Note: This tutorial is based on this very good site, thanks for the work:


This is a simple and step by step tutorial on how to install GIT server and Gitolite in Debian Squeeze.Since GIT has no authentication/authrization methods on its own Gitolite does fill in. Gitolite allows to control new creation of all new GIT repositories as well as who is allowed to work with which repository. All done via configuration files in a gitolite-admin repository which gets pulled from the master GIT server by the Gitolite admin user, modified and pushed back. Then the magic happens immediately at the server side.


========== In GIT server =========
Install git and gitolite
apt-get update
apt-get install git-core python-setuptools gitolite

Setup the gitolite temp password
passwd gitolite
Create the .ssh directory to contain the remote client’s public keys
su - gitolite
mkdir $HOME/.ssh/

========= in your desktop Linux as gitolite user ==================

Create the gitadmin user as git administrator
(press the {Enter} key as answer to every question)
useradd -m gitadmin
su - gitadmin
ssh-keygen -t rsa

Create the GIT repositories base directory
mkdir ~/gitrepos
Transfer the git administrator’s public key to gitolite ~/.ssh/ directory in server
cat ~/.ssh/ | ssh 'cat > ~/.ssh/'
================ Back in GIT server as gitolite user ===============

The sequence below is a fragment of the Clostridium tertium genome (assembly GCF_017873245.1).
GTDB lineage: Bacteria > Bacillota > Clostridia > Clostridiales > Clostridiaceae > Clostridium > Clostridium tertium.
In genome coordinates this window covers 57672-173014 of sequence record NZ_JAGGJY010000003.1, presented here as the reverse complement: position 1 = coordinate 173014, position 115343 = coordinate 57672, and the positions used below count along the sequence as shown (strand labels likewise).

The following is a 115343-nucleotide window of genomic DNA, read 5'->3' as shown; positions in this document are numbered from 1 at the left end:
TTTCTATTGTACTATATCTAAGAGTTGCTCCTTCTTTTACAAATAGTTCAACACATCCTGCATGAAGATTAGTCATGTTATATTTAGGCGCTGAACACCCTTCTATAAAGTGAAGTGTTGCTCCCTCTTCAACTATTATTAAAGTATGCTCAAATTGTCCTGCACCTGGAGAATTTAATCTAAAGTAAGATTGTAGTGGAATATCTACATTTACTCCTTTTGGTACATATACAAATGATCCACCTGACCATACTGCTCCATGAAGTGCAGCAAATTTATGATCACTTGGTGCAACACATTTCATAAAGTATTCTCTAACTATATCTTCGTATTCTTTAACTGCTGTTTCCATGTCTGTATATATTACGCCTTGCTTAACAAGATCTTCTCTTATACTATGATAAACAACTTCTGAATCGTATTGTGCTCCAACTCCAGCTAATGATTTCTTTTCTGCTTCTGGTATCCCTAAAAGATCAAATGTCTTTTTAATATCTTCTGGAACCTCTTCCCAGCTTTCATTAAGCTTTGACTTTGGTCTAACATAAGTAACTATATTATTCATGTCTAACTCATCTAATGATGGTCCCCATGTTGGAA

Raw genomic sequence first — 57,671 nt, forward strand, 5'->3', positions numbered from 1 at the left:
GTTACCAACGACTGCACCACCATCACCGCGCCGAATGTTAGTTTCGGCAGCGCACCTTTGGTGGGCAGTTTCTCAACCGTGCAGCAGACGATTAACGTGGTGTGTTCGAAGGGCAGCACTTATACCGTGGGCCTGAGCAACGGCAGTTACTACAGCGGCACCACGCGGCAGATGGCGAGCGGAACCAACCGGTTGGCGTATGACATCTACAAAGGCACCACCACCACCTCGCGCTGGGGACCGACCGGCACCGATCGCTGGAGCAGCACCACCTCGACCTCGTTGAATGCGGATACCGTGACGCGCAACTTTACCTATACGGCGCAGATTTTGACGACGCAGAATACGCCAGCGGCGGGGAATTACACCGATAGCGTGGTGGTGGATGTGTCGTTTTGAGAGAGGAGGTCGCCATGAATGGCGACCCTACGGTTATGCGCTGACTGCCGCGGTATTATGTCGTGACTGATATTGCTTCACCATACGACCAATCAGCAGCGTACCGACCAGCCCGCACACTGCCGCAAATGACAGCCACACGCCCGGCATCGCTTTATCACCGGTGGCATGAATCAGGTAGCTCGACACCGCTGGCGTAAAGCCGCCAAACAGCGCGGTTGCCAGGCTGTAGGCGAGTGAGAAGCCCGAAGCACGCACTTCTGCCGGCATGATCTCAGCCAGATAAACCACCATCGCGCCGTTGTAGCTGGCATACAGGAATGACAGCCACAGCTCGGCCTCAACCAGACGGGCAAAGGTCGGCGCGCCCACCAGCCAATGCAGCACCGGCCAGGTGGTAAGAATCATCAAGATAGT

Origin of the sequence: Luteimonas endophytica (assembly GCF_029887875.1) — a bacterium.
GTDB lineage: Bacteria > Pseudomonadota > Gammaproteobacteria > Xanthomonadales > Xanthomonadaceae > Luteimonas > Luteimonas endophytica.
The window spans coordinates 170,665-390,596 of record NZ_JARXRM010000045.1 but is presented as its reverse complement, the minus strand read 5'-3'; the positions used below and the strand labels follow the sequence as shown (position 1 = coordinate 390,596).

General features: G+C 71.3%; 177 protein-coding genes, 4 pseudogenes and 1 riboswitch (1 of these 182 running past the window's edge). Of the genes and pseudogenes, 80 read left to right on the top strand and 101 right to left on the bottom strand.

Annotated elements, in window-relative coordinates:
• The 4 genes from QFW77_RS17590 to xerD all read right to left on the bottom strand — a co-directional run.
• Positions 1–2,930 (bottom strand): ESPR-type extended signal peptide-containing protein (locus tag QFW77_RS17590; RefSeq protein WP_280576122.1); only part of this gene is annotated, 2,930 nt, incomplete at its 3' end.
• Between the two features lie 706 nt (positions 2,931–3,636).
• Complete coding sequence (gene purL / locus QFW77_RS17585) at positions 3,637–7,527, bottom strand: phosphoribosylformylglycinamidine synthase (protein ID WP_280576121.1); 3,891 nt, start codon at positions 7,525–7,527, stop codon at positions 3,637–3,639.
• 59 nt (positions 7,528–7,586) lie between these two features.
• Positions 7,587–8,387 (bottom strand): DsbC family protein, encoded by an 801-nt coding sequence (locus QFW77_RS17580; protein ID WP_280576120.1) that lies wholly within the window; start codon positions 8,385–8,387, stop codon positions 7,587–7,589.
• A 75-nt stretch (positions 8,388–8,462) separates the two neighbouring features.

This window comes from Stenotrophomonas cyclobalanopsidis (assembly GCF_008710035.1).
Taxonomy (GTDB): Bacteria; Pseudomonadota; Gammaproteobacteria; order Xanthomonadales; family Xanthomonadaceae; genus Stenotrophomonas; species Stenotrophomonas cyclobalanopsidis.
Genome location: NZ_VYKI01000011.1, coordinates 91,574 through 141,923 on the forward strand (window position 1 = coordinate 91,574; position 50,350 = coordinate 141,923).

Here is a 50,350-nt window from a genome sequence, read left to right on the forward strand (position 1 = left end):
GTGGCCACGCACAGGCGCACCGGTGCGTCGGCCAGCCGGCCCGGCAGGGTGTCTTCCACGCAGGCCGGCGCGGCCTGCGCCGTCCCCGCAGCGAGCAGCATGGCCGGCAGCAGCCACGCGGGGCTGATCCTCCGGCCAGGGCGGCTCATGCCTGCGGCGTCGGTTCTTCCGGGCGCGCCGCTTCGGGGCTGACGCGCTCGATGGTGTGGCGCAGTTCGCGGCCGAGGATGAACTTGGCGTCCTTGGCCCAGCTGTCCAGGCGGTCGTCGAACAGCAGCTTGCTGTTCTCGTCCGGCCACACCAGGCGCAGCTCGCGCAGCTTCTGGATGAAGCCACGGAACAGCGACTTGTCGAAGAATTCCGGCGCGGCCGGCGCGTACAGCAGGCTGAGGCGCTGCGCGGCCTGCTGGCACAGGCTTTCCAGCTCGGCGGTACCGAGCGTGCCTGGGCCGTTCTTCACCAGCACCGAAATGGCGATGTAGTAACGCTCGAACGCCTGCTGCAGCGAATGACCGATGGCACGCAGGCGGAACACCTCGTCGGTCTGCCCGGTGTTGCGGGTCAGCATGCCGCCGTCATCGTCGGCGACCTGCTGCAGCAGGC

Setup gitolite with the gitadmin pub key
gl-setup $HOME/.ssh/
================ in your desktop linux as gitadmin user ===============
Clone the gitolite control repo into your local work space
cd ~/repositories
git clone ssh://

Some descriptitons of the configuration files:
~/gitrepos/gitolite-admin/conf/gitolite.conf: file and you will add users, privileges and projects/repos here
~/gitrepos/gitolite-admin/conf/keydir/: directory that contains the ssh public keys files of git users

IMPORTANT: Make sure the filename of ssh key matches the user in gitolite.conf without the ‘.pub’
eg. For user ‘martin’ you would have your ssh key file in keydir/ and in gitolite.conf you have the following:
repo gitolite-admin
RW+ = martin

Adding the first normal git user called ‘martin’

================ IN martins’s desktop ===============
Transfer martin’s ssh public key to the GIT server
cat ~/.ssh/ | ssh 'cat > ~/gitrepos/gitolite-admin/keydir/'

================ Back to the gitadmin user’s desktop ===============
Configuring gitolite to allow martin to be able to read/write/push in testrepo1 repo
vim ~/gitrepos/gitolite-admin/conf/gitolite.conf
repo gitolite-admin
RW+ = gitadmin
repo testrepo1
RW+ = martin
repo public-repo
RW+ = @all

This above configuration means:(RW+=Read Write Push)